J reconstr Microsurg 2019; 35(05): 379-388
DOI: 10.1055/s-0038-1677038
Original Article
Thieme Medical Publishers 333 Seventh Avenue, New York, NY 10001, USA.

Microsurgical Reconstruction of the Plantar Foot: Long-Term Functional Outcomes and Quality of Life

Paul I. Heidekrueger
1  Centre of Plastic, Aesthetic, Hand and Reconstructive Surgery, University of Regensburg, Regensburg, Germany
,
Denis Ehrl
2  Department for Hand, Plastic, and Aesthetic Surgery, Ludwig-Maximilians-University Munich, Munich, Germany
,
Lukas Prantl
1  Centre of Plastic, Aesthetic, Hand and Reconstructive Surgery, University of Regensburg, Regensburg, Germany
,
Aung Thiha
1  Centre of Plastic, Aesthetic, Hand and Reconstructive Surgery, University of Regensburg, Regensburg, Germany
,
Fabian Weinschenk
3  Department for Plastic, Reconstructive, Hand, and Burn Surgery, Technical University Munich, StKM - Klinikum Bogenhausen, Academic Teaching Hospital, Munich, Germany
,
Antonio J. Forte
4  Division of Plastic Surgery, Mayo Clinic, Jacksonville, Florida
,
Milomir Ninkovic
3  Department for Plastic, Reconstructive, Hand, and Burn Surgery, Technical University Munich, StKM - Klinikum Bogenhausen, Academic Teaching Hospital, Munich, Germany
,
P. Niclas Broer
3  Department for Plastic, Reconstructive, Hand, and Burn Surgery, Technical University Munich, StKM - Klinikum Bogenhausen, Academic Teaching Hospital, Munich, Germany
› Author Affiliations
Funding None.
Further Information

Publication History

19 April 2018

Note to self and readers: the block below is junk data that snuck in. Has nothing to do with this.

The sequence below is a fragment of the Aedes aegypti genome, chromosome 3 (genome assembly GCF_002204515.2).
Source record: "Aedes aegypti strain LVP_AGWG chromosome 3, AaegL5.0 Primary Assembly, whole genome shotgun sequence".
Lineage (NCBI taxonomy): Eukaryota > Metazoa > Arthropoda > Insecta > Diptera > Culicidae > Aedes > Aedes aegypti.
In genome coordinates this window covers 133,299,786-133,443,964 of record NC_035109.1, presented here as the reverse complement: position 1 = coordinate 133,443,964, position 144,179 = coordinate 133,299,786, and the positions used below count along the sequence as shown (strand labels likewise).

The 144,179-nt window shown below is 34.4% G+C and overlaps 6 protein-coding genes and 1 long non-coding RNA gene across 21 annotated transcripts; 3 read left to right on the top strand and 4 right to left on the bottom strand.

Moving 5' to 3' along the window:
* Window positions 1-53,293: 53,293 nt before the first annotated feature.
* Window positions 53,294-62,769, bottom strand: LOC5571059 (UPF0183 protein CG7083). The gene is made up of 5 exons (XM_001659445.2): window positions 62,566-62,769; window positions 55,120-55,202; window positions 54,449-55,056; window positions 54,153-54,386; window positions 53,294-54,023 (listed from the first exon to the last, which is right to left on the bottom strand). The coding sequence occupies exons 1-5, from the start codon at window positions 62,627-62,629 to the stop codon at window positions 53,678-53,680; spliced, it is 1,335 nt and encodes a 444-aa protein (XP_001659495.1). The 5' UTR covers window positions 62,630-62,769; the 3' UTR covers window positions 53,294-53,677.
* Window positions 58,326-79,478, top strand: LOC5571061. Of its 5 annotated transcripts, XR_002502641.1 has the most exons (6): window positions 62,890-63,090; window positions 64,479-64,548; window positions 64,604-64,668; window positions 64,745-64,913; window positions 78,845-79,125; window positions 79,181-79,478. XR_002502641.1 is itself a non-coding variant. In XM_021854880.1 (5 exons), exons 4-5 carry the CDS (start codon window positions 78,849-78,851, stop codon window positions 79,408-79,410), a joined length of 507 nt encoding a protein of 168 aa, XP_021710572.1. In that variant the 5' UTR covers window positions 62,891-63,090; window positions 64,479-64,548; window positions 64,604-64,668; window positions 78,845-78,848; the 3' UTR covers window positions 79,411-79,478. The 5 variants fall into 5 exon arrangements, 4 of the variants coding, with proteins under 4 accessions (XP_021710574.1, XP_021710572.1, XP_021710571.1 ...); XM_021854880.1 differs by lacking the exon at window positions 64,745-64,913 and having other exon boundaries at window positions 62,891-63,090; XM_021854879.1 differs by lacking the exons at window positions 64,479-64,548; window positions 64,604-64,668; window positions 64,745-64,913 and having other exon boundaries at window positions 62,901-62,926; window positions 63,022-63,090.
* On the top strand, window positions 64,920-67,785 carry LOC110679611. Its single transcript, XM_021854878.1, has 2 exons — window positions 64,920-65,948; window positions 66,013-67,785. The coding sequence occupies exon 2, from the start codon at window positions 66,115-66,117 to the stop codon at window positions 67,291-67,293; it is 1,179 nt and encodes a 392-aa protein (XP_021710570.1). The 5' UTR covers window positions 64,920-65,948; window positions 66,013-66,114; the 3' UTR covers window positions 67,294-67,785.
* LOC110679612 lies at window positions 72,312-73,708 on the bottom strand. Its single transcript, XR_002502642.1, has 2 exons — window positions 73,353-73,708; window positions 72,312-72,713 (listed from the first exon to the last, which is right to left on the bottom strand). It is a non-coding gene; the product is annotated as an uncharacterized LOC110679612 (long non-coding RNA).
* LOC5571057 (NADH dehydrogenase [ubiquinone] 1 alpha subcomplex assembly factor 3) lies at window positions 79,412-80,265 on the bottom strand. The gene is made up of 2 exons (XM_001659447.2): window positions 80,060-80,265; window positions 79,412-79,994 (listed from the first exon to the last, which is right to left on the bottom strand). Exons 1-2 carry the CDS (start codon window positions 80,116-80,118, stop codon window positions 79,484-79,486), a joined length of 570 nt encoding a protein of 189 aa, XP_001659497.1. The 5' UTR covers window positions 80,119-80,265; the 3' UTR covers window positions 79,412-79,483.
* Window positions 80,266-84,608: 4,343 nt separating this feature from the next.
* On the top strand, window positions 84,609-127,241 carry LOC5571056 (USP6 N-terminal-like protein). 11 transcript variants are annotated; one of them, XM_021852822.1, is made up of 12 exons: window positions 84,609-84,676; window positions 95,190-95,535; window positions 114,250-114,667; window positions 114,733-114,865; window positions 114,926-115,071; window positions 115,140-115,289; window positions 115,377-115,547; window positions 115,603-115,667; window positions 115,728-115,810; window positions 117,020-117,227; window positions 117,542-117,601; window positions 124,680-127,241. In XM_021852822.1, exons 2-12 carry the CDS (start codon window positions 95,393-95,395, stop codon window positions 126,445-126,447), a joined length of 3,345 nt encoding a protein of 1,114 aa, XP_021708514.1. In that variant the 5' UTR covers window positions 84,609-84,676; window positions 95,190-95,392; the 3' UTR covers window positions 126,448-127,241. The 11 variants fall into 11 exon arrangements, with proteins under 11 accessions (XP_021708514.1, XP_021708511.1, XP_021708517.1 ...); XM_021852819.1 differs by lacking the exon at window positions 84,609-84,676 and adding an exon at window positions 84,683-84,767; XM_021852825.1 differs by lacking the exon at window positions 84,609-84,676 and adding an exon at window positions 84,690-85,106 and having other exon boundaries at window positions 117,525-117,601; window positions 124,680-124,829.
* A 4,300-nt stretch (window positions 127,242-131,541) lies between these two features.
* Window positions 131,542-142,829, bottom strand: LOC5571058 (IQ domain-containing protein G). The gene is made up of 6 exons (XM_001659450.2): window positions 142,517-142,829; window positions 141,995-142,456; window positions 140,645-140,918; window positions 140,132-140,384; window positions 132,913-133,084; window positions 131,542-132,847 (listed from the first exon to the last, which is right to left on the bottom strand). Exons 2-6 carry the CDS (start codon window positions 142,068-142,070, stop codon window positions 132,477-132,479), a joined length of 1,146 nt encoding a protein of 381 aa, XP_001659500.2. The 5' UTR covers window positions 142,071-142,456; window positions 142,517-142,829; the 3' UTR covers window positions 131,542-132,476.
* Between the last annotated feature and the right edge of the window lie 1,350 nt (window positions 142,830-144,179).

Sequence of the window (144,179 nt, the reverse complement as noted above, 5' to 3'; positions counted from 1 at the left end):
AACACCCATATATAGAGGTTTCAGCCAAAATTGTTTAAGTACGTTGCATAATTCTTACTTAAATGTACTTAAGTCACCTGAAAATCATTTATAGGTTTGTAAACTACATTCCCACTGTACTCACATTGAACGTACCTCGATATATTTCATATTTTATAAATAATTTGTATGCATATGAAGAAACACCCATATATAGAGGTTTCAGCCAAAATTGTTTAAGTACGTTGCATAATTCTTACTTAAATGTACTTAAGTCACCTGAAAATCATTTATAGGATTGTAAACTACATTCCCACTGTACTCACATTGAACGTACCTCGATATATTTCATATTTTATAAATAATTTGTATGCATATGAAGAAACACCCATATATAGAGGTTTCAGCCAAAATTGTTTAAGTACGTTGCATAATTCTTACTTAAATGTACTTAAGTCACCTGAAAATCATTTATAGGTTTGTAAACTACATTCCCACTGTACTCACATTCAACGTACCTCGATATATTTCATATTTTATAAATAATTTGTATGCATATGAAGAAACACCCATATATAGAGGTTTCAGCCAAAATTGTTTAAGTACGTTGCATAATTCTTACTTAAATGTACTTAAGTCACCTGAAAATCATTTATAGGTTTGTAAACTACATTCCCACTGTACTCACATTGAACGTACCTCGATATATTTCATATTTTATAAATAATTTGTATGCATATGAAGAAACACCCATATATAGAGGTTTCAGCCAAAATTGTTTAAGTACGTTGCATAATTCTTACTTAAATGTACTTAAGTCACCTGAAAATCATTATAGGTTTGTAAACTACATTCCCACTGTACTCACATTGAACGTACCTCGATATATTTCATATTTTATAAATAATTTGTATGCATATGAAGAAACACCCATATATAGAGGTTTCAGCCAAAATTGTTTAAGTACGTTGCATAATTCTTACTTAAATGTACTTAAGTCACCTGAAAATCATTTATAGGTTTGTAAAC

11 November 2018

Publication Date:
09 January 2019 (eFirst)

Abstract

Background When faced with plantar defects, reconstruction of the weight-bearing areas presents unique surgical challenges. Several free flap modalities have been described in this respect, but there remains debate regarding the best-suited flap modality. Aim of this study was to compare free muscle and non-neurotized fasciocutaneous flaps for plantar reconstruction with respect to long-term functional outcomes.

Methods Overall, 89 patients received 100 free flaps (anterolateral thigh [ALT] n = 46; gracilis n = 54) for plantar reconstruction. The data were screened for patients' demographics, as well as perioperative details. Postoperative complications were accounted for and the two groups compared accordingly. All patients were contacted for a long-term follow-up examination.

Results There were no significant differences between the two groups regarding major (24 vs. 17%; p = 0.366) and minor surgical complications (61 vs. 70%; p = 0.318). However, the ALT group showed a significantly higher need for secondary surgeries (39 vs. 19%; p = 0.022). Sixty-eight patients (76%) returned for long-term follow-up evaluation (mean: 51.2 months, range: 13–71 months). The ALT group showed significantly less pain at the recipient (p = 0.0004) and donor (p = 0.010) sites, and scar assessment revealed significantly better results (p < 0.001). Additionally, the ALT group showed better depth (p = 0.017) and superficial (p = 0.007) sensation and enabled better shoe provision (p = 0.014).

Conclusion Both the free ALT and gracilis flaps are well suited for plantar reconstruction, yielding overall similar functional outcomes. However, the ALT flap produces less scarring and pain, while showing better recovery of sensation and enabling better shoe provision. The ALT flap thus presents our preferred option.